IT was high time the National Credit Regulator (NCR) acted against reckless credit providers because of the role these financial institutions played in the over indebtedness of consumers.
CEO of one of the largest debt management companies in the country Neil Roets said he was delighted that providers who promoted over indebtedness were brought to book.
NCR announced it had referred 13 credit providers to the National Consumer Tribunal last week.
The referrals follow investigations by the NCR into microlenders. They revealed these entities were:
1. Extending credit recklessly to consumers;
2. Failing to provide preagreement quotations to consumers;
3. Charging interest in excess of the prescribed maximum rates;
4. Overcharging of service fees;
5. Unlawfully retaining pension cards, bank cards, identity documents and personal identity numbers of their clients as surety.
“The NCR is intensifying its effort to detect reckless lending, the retention of consumer bank cards and identity documents,” says NCR manager of investigations and enforcement Jacqueline Boucher.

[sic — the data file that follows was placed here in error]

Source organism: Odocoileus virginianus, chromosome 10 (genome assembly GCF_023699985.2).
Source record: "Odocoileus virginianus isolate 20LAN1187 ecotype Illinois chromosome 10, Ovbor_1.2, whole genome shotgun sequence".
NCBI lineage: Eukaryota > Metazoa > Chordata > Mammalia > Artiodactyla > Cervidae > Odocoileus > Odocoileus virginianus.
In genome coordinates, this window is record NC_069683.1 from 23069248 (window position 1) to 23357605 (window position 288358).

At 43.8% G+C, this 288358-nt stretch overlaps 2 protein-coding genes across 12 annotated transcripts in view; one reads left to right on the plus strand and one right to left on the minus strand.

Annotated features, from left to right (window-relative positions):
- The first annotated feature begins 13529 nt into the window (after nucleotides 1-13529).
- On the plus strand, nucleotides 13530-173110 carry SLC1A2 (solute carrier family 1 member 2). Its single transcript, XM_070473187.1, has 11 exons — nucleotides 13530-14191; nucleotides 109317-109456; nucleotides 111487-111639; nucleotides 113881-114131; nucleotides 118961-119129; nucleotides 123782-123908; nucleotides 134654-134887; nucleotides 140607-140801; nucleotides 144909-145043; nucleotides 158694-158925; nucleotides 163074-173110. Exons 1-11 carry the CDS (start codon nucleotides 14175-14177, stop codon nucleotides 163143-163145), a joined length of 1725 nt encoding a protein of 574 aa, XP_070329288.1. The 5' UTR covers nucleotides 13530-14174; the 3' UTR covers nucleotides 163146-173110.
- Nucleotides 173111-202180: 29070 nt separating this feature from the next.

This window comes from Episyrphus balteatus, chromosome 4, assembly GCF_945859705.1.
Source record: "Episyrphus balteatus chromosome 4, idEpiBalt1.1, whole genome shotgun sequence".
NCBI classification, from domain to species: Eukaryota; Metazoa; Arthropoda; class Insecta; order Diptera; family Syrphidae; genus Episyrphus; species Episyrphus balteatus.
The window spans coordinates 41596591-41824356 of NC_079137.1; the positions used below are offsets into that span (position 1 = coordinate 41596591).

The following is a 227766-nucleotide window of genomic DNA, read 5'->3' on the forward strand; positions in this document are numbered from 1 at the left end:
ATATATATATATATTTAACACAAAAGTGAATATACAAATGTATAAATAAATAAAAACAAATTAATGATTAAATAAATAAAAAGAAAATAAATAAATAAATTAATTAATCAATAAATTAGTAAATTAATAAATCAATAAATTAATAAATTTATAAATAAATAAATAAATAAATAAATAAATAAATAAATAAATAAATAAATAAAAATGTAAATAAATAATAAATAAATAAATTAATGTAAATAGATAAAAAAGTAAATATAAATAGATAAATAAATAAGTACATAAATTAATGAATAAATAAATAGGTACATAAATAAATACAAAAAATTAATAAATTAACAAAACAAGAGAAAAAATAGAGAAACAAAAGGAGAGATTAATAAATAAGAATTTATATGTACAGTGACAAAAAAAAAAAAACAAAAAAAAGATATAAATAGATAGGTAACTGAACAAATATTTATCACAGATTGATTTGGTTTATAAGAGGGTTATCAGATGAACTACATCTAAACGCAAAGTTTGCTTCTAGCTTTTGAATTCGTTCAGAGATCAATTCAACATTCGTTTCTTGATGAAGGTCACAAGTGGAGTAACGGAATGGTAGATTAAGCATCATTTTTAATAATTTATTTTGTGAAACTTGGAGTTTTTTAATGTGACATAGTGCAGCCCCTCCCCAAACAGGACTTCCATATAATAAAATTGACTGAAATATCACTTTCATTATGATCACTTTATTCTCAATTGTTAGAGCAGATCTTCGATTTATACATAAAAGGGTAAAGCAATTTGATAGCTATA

According to the NCR, credit providers that keep pension cards, bank cards and identity documents are committing a “criminal offence”.
The NCR is asking the tribunal to order these entities to:
Refund affected consumers;
Interdict them from continuing their unlawful conduct; and to
Impose appropriate administrative fines.
A lack of education on how the credit system works among the general population was a huge problem the private sector and government had to address, Roets said.
“Until such time as financial literacy has become a reality, bodies like the NCR have an important role to play to protect consumers,” he said.
The raids conducted by the NCR in the Limpopo include Thohoyandou and Makhado.
Those raids led to the arrest of eight individuals who had contravened the NCR’s regulations.
The arrested parties were found in possession of 930 bank and pension cards and 149 IDs.
Roets said the best way for financially distressed consumers to get relief from their debt burden was to seek debt counselling.
“A clear indication of just how financially distressed South Africans really are is the dramatic increase in the number of people seeking protection from creditors by going under debt review,” said Roets.
“So far this year, we have had almost 120% more applicants who sought debt relief through the debt counselling process. This is one of the good things government has done for consumers, many of whom would never have managed to get out from under their mountain of debt were it not for the process.”